Attachment: 29.43 KB, Viewed: 4928 times
dirks from JRSAI1894_Page_1_Image_0002.jpg


 Attachment: 71.9 KB, Downloaded: 202 times
[ Download ]
View user's profile Send private message
Thom R.




PostPosted: Mon 08 Sep, 2008 2:41 pm    Post subject: some coats of arms         Reply with quote

these are rubbings of the shields on the tomb of Christopher St. Lawrence, 1st Baron of Howth with his wife Lady Plunkett. Sir Christopher was a defender of the pale seated at Howth and died in 1462. On the sides of the tomb are shields with some interesting family heraldry for several Anglo-Irish families for that period in Ireland.

From left to right
1. Plunkett and St Lawrence combined (although as was pointed out in the Journal of the Royal Society for Antiquaries [1908], in the wrong order?)
2. Le Poer family or the Butlers of Ormond
3. Plunkett
4. Flemings
5. Cusack
next row
6. Bellew
7. De Barry? or Hussey?
8. St Lawrence
9. Whites
10. the last shield seems to belong to the bishop or arch-bishop of the region.



 Attachment: 96.8 KB, Viewed: 5078 times
SA400030_adjust_crop.jpg


 Attachment: 36.17 KB, Viewed: 5058 times
coatsarmsfrom JRSAI1908_Page_1b_Image_0002.jpg


 Attachment: 54.53 KB, Viewed: 5050 times
Pages from lordhowthfrom JRSAI1908-4.pdf - Adobe Acrobat Standard_Page_1_Image_0002.jpg

View user's profile Send private message
Thom R.




PostPosted: Mon 08 Sep, 2008 2:59 pm    Post subject: question         Reply with quote

i have a question regarding the coat of arms posted above........
the dots represent a simplistic stylized version of the rose, is that not correct? and would have been used to show allegiance to Lancaster/York and later Tudor. is that not correct? thanks in advance, tr



 Attachment: 32.15 KB, Viewed: 5053 times
coatsarmsfrom JRSAI1908_Page_1_Image_0003.JPG

View user's profile Send private message
Kevin P Molloy




Usergroups: None

Location: USA
Posts: 92
PostPosted: Tue 09 Sep, 2008 3:45 pm    Post subject:         Reply with quote

Kevin P Molloy wrote:
Ed McV wrote:
Peter, I think you will find that "coloured after the Spanish fashion" means the method by which the targe was dyed.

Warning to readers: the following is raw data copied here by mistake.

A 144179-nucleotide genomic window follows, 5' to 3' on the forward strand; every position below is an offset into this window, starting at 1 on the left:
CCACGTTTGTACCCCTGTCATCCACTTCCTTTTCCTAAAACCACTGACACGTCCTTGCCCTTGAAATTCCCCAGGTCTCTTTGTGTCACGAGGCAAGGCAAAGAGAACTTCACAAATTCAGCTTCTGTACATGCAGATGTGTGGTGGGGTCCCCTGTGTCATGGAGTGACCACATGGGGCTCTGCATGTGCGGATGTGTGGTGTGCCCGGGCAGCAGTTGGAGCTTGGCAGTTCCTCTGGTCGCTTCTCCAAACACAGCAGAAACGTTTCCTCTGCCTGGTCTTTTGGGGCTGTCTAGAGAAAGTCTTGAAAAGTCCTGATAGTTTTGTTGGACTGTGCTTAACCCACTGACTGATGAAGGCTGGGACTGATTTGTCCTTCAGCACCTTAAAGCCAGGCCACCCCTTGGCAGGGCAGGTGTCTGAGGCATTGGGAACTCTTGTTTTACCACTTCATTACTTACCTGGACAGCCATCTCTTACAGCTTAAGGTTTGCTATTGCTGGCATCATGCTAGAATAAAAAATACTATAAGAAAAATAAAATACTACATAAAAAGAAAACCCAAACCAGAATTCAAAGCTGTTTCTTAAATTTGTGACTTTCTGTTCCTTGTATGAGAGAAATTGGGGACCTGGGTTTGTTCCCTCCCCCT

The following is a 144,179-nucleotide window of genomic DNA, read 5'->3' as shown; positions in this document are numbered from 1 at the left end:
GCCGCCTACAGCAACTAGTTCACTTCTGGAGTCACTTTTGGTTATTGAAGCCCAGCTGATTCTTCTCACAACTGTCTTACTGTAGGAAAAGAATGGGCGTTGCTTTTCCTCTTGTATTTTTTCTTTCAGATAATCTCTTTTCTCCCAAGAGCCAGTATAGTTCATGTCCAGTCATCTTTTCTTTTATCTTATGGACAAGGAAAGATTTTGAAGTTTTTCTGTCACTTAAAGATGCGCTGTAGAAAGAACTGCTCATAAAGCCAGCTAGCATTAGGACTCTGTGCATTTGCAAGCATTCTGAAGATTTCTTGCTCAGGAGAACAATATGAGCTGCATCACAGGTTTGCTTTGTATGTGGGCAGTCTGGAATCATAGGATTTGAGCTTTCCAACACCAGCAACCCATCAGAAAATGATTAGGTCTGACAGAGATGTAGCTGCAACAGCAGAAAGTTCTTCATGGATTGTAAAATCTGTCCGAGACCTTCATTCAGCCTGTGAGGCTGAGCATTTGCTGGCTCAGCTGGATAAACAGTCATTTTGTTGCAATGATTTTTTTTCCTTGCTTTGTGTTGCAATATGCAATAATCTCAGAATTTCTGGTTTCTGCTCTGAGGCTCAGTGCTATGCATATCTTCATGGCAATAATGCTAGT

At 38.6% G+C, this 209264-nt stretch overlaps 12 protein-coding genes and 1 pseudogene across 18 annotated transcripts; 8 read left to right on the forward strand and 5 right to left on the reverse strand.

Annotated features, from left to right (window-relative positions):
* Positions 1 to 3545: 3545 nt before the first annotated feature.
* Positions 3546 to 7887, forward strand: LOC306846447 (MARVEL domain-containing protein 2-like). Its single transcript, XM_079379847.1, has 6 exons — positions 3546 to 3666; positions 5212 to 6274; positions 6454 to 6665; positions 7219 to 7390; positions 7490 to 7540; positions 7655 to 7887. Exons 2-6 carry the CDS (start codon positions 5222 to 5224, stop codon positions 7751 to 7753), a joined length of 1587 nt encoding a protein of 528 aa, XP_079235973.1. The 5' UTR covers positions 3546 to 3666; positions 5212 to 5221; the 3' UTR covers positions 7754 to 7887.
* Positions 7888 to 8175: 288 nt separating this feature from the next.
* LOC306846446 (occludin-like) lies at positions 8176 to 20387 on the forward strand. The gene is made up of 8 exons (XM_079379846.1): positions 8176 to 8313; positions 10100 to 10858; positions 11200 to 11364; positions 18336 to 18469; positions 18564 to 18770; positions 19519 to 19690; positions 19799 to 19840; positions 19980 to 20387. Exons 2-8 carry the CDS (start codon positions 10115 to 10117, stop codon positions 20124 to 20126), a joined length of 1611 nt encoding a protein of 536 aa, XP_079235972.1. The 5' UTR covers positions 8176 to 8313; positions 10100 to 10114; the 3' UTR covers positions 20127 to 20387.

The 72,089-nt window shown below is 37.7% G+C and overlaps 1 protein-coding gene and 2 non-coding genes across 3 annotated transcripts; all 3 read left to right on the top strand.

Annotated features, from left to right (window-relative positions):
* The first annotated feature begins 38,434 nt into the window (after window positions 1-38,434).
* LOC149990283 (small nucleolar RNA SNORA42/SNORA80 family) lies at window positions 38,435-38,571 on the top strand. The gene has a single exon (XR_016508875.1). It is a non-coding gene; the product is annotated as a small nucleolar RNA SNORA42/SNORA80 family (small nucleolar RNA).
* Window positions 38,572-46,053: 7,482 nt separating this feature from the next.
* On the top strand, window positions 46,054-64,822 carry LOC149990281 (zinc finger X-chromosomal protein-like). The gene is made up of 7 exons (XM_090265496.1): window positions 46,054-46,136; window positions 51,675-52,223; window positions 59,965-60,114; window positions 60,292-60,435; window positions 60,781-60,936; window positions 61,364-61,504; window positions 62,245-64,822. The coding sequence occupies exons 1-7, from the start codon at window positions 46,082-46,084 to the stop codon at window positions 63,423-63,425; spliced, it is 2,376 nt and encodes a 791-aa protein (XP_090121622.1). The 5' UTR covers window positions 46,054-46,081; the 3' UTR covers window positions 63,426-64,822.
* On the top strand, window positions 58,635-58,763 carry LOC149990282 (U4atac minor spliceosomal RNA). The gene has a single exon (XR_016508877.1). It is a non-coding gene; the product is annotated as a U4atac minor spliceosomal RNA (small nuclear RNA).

Let me clarify, what I am asking is what the "colors" are in "the spanish fashion" and what made the spanish fashion so distinct as to be mentioned in this way. Are there any examples?


Well thanks to google I think I answered my own question. According to this website that I found the spanish, "painted" there shields in bright colors using oil based paint. I believe thats probably what the term "coloured after the spanish fashion" means.

http://historywired.si.edu/detail.cfm?ID=178

Kevin Patrick Molloy
"The Prince of Firceall of the Ancient Sword is O'Molloy of the Freeborn Name"... O'Dugain(d.1372AD)
View user's profile Send private message
Kevin P Molloy




Usergroups: None

Location: USA
Posts: 92
PostPosted: Tue 09 Sep, 2008 3:50 pm    Post subject:         Reply with quote

Kevin P Molloy wrote:
Kevin P Molloy wrote:
Ed McV wrote:
Peter, I think you will find that "coloured after the Spanish fashion" means the method by which the targe was dyed.


Let me clarify, what I am asking is what the "colors" are in "the spanish fashion" and what made the spanish fashion so distinct as to be mentioned in this way. Are there any examples?


Well thanks to google I think I answered my own question. According to this website that I found the spanish, "painted" there shields in bright colors using oil based paint. I believe thats probably what the term "coloured after the spanish fashion" means.